Samsung Galaxy backdoor discovered by developer
Vulnerability allows for remote read/write capabilities.
An Android developer has discovered a backdoor in a number of Samsung Galaxy smartphones that could enable remote wiping.
According to Paul Kocialkowski, who detailed his discovery in a guest post on the Free Software Foundation blog, modern smartphones have two processors: one running the main operating system – in this case, Android – while the other, known as the modem, baseband or radio, is in charge of communications with the mobile telephony network.
“This [second] processor always runs a proprietary operating system,” he said.
“These systems are known to have backdoors that make it possible to remotely convert the modem into a remote spying device,” he claimed.
Kocialkowski said this can involve the device’s microphone, GPS locator, camera, and/or data stored on the phone.
He claimed while working on Replicant, a fully free version of Android, he and his team discovered the Samsung programme running on the applications processor in charge of handling the communication protocol.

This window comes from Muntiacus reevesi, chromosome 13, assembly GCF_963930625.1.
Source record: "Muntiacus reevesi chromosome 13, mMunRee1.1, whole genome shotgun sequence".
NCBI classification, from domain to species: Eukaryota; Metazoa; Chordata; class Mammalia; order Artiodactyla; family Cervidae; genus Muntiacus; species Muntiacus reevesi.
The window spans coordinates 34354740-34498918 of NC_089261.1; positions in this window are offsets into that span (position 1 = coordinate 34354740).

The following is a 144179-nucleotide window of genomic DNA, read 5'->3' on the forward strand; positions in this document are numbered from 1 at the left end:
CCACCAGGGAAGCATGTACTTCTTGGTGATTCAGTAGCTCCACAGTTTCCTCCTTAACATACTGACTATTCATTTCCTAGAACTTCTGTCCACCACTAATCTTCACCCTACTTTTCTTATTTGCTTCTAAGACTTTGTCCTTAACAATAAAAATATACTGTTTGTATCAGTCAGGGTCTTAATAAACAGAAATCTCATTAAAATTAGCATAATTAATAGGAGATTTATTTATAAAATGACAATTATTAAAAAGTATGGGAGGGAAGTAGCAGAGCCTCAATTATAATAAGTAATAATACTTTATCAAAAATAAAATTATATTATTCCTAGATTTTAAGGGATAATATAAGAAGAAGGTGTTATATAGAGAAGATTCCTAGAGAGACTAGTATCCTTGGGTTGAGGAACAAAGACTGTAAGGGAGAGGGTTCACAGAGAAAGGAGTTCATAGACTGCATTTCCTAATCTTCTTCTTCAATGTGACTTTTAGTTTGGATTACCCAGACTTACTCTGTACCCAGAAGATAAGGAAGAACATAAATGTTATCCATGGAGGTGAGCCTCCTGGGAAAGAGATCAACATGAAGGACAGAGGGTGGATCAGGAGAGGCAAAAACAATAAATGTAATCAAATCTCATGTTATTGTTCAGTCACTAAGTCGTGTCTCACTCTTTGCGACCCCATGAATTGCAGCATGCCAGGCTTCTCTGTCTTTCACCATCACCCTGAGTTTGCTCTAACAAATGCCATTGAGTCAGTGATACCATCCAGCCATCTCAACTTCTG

“[It] actually implements a backdoor that lets the modem perform remote file I/O operations on the file system,” said Kocialkowski.
“This programme is shipped with the Samsung Galaxy devices and makes it possible for the modem to read, write, and delete files on the phone’s storage ... [and] runs with sufficient rights to access and modify the user’s personal data,” he claimed.
Replicant has consequently published a patch that replaces the Samsung-RIL library, which, it is claimed, closes the backdoor. More information on the backdoor and access to the patch are available at the Replicant wiki.